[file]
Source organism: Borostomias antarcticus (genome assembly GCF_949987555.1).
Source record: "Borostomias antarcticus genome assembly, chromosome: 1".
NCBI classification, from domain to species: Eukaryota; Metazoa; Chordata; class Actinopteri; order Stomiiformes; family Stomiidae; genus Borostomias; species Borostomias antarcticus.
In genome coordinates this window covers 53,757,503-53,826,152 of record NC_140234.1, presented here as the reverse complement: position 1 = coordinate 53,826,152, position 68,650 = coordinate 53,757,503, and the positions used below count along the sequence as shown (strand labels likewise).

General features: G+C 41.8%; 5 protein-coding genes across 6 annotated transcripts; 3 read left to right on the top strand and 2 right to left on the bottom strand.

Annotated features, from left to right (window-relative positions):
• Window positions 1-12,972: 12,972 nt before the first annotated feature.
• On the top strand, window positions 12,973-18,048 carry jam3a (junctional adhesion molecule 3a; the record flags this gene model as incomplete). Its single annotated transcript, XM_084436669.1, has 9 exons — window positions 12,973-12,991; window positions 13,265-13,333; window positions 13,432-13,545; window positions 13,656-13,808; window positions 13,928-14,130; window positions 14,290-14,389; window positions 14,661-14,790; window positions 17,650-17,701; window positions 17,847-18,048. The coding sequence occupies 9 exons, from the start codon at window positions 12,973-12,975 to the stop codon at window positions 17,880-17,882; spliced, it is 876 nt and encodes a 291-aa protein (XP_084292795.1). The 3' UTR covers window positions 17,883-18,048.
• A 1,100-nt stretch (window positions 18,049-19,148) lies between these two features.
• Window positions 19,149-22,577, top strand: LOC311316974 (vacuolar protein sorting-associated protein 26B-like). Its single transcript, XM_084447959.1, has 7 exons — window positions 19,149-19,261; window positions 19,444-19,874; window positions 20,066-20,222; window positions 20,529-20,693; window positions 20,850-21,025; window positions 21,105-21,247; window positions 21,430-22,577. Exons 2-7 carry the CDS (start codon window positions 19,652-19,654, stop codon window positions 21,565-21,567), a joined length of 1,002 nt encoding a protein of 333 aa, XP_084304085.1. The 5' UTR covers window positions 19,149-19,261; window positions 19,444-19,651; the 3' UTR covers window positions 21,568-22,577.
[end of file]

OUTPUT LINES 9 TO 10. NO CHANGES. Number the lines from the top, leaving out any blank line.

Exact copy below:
• A 1,100-nt stretch (window positions 18,049-19,148) lies between these two features.
• Window positions 19,149-22,577, top strand: LOC311316974 (vacuolar protein sorting-associated protein 26B-like). Its single transcript, XM_084447959.1, has 7 exons — window positions 19,149-19,261; window positions 19,444-19,874; window positions 20,066-20,222; window positions 20,529-20,693; window positions 20,850-21,025; window positions 21,105-21,247; window positions 21,430-22,577. Exons 2-7 carry the CDS (start codon window positions 19,652-19,654, stop codon window positions 21,565-21,567), a joined length of 1,002 nt encoding a protein of 333 aa, XP_084304085.1. The 5' UTR covers window positions 19,149-19,261; window positions 19,444-19,651; the 3' UTR covers window positions 21,568-22,577.